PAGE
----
This week I am writing to a number of individual businesses that are displaying the worst examples of payment practice by issuing standard communications to their entire supplier base advising that payments are going to be delayed or stopped. At this time of national crisis, every business is facing extraordinary pressure on cashflow. Although I understand the need to make commercial decisions in mitigation, I am concerned that this action will damage the supply chain, the economy and the reputation of their own business.
I am also writing to a number of businesses that are showing leadership by ensuring their smallest suppliers’ invoices are paid more quickly and, in some cases, immediately. I want to recognise the steps they are taking and thank them on behalf of small businesses across the UK.
This is a time for collaborating with business partners rather than confronting them. Tough decisions will of course, need to be made but they should be in a spirit of communication and cooperation. A delayed payment to a small or micro business will help ease the pressure on your cashflow but for the business owner not receiving a relatively small payment, it may be the difference between putting food on the table or not. It can also have a huge impact on well-being and mental health. I ask you to consider the human impact of your actions rather than seeing them simply as transactions.
My plea to you as a business leader is to prioritise your small suppliers and pay them as normal but, at the very least, I urge you to ensure individual conversations take place with them, so the impact of your actions is fully understood. Decisions taken in that spirit will allow for exceptions to be made and the worst consequences to be avoided.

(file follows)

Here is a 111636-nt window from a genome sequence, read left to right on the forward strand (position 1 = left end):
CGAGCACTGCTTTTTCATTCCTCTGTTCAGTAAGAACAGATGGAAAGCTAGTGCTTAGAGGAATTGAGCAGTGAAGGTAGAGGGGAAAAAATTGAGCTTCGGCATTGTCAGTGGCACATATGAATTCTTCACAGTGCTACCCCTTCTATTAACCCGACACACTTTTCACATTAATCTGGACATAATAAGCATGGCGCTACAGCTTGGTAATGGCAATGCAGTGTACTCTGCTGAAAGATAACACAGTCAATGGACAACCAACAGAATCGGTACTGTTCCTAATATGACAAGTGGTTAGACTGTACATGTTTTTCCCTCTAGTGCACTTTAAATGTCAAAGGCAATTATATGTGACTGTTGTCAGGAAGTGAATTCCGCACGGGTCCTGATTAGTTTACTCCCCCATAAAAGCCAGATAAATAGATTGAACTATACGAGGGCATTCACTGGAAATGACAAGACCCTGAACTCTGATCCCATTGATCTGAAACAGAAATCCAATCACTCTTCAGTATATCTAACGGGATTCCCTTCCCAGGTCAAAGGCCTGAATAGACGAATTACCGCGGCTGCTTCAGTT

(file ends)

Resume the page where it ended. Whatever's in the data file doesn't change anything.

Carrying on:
Mike Cherry, National Chairman, Federation of Small Business said: “The power to help overcome the sudden loss of cash, brought on by the Coronavirus outbreak, lies with other businesses and their ability to speed up payments to keep the cash flowing. I cannot think of a more desperate time when this business-to-business support has been needed more than ever. In the face of this national emergency we are seeing some businesses stepping up to keep their suppliers cash flow healthy and in business. We need more to do the same.”
Ian Cass, Managing Director, The Forum of Private Business said: “The Small Business Commissioners call for the business community to work together, communicate and to think of others, both below and above them in the supply chains is a welcome one. At difficult times like these it’s easy to be selfish and just think only of ourselves, but the sign of a truly healthy economy is one where we work together as a true business community, one which makes sure as many businesses as possible survive and can thrive in the future!”
Emma Jones, Founder, Enterprise Nation: “If all businesses took this approach to switch off or delay all payments without understanding the impact it might have on the individual businesses in their supply chain, it would be incredibly dangerous for us all – and for the small business community in particular.
“At the moment we’re in a position where financial support is in place, but it’s not there yet and may not be for some time. Every business and every individual must play their part and act responsibly if we are going to get through this in the best shape possible.”